In terms of wave-breaking composites, the PREIND simulations present the same tendencies as those in ERA-40, but with less contrasts between the two phases of the NAO, especially for IPSL CM4. In the latter model, AWB and CWB densities reach more or less the same maximum values during the different phases of the NAO, but AWB events span a larger area during the positive phase and CWB events are larger during the negative phase (cf. Figs. 10c,e). In CNRM-CM3.3, there is an increase of γa maxima as well as a spatial extension of the area covered by large values of γa during the positive phase (Figs. 11c,e), while for γc the changes are less clear. For MIROC3.2 and HadCM3, both an increase of γa and a decrease of γc clearly appears from negative to positive months (see Figs. 12c,e and Figs. 13c,e).

The separation between the positive and negative months in terms of wave breaking and jet latitude is also visible in the month-to-month variations shown on Fig. 5. Negative months and positive months of PREIND simulations (Figs. 5b,d,f,h) tend to be located more on the lower-left and upper-right sides, respectively, of each scatterplot, even though their separation is less well marked than in ERA-40 (Fig. 5a). The fact there are even two positive months in IPSL CM4 for which the reverse occurs (i.e., the jet latitude is lower than that for negative months) is due to our methodology. For these two particular months, there is a poleward shift of the jet in a limited longitudinal band from 40°W to 0°, which is not detected by the maximum of the longitudinal average in the 80°W–10°E sector. In other words, our approach based on a large longitudinal average does not provide some details on the two-dimensional aspect of particular months. The same remark is valid for the unexpected position of the three positive months far to the south for HadCM3 (Fig. 5h). To conclude, the PREIND NAOs correctly capture the latitudinal vacillation of the observed Atlantic jet as well as the difference of wave-breaking events during the different phases of the NAO, despite some discrepancies.

The LGM NAO is drastically different from the PREIND one. A systematic comparison of Figs. 10a,b, 11a,b, 12a,b, and 13a,b shows that the latitudinal fluctuations of the Atlantic eddy-driven jet for the leading mode of variability are significantly reduced. In particular, for models such as CNRM-CM3.3 and IPSL CM4 there is not even a significant latitudinal shift from one phase to another (see Figs. 10b and 11b), and the positive phase is no longer characterized by a double-jet structure. In those cases, the LGM NAO is characterized by decelerations and accelerations of the eddy-driven jet. Similarly to these changes in the jet, the wave-breaking densities extend more to the east during the positive phase of the NAO (Figs. 10d,f and 11d,f). However, no systematic change in the nature itself of the wave-breaking events is detected from one phase to another. In terms of month-to-month variability, positive and negative months are mixed in the scatterplots of Figs. 5c,e corresponding, respectively, to CNRM-CM3.3 and IPSL CM4, while for the other two models (MIROC3.2 and HadCM3) this separation still exists (Figs. 5g,i).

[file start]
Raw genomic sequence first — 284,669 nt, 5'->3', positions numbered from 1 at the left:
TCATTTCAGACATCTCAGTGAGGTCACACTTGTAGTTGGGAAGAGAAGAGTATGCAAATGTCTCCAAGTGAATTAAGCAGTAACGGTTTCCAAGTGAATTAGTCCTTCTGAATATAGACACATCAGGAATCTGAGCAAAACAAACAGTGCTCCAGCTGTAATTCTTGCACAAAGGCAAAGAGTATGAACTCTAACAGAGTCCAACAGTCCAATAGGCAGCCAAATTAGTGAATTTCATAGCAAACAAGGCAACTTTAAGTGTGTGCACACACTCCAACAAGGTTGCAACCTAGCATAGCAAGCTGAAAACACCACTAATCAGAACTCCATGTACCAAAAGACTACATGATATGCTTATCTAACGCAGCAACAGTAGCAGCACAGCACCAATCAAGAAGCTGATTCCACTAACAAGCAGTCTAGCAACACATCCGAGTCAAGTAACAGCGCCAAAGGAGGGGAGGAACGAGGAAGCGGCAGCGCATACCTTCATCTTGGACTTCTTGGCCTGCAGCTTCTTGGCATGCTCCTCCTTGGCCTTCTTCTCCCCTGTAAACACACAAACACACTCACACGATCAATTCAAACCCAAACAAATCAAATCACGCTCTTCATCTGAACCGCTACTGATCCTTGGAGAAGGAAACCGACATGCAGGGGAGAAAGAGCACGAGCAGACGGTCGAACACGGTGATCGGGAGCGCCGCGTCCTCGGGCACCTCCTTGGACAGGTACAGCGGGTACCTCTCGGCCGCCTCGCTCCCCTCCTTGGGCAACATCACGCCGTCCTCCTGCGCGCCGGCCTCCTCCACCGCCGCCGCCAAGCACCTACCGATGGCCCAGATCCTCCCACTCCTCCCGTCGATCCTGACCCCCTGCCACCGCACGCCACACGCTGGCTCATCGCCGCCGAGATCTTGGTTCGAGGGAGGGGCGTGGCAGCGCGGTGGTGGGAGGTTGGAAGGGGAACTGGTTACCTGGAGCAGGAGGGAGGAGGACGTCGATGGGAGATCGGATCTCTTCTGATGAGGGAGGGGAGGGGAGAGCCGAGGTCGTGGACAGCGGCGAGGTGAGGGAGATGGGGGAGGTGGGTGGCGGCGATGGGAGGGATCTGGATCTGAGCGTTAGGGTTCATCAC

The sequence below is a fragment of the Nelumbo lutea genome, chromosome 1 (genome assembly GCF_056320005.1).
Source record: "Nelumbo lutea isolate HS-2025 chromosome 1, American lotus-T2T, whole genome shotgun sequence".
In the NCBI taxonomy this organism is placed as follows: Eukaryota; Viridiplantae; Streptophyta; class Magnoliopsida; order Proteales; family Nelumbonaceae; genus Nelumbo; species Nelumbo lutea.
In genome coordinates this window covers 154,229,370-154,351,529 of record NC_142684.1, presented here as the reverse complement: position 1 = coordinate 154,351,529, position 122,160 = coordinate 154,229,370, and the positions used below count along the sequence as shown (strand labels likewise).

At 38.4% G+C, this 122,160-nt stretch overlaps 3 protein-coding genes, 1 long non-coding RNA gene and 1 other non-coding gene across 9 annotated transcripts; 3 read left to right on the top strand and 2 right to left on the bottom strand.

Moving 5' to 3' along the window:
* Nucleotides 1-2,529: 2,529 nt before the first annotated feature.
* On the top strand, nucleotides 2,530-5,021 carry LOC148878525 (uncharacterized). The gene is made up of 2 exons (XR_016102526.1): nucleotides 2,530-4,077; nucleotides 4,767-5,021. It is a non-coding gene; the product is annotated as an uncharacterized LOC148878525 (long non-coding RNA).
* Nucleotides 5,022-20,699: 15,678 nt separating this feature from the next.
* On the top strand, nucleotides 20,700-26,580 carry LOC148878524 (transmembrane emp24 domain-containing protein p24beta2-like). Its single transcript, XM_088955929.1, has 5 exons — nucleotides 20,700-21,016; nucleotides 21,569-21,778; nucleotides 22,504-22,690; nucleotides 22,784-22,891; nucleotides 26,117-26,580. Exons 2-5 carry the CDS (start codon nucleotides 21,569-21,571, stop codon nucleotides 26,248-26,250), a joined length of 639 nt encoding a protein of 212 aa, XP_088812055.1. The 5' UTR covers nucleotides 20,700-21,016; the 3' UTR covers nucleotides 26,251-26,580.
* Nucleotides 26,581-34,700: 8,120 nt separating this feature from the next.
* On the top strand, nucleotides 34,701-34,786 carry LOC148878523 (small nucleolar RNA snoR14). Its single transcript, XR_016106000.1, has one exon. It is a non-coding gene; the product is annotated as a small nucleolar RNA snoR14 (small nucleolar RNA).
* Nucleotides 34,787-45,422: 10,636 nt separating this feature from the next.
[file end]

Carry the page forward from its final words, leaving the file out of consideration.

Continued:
To summarize, ERA-40 and PREIND NAOs are characterized by large latitudinal fluctuations of the eddy-driven jets accompanied by changes in the nature of the wave-breaking events. In contrast, LGM NAOs present less latitudinal fluctuations and even in some models such as IPSL CM4 and CNRM-CM3.3, these fluctuations have almost disappeared entirely. In the two latter cases, LGM NAOs tend to be more characterized by deceleration–acceleration or retraction–extension of the eddy-driven jet.

The e-folding time scales of the AO and NAO are shown in Table 2. The daily AO or NAO index is first computed by projecting the daily geopotential height at 850 hPa onto the monthly EOF. The e-folding time scale is then defined as the day lag at which the autocorrelation function computed from the daily index falls below 1/e. The e-folding time scales of the ERA-40 NAO and AO are, respectively, 10 and 14 days, which are close to the values found by previous studies (e.g., Feldstein 2000; Keeley et al. 2009). The PREIND NAO time scales vary between 4 days and 11 days while the PREIND AO varies between 9 and 15 days. The slightly longer time scale of the AO compared to the NAO is usually reproduced by the models. It is impossible, however, to conclude a general tendency from PREIND to LGM; some models tend to slightly shorten the time scale of the NAO (CNRM-CM3.3, IPSL CM4, and MIROC3.2), while others (HadCM3) do the reverse.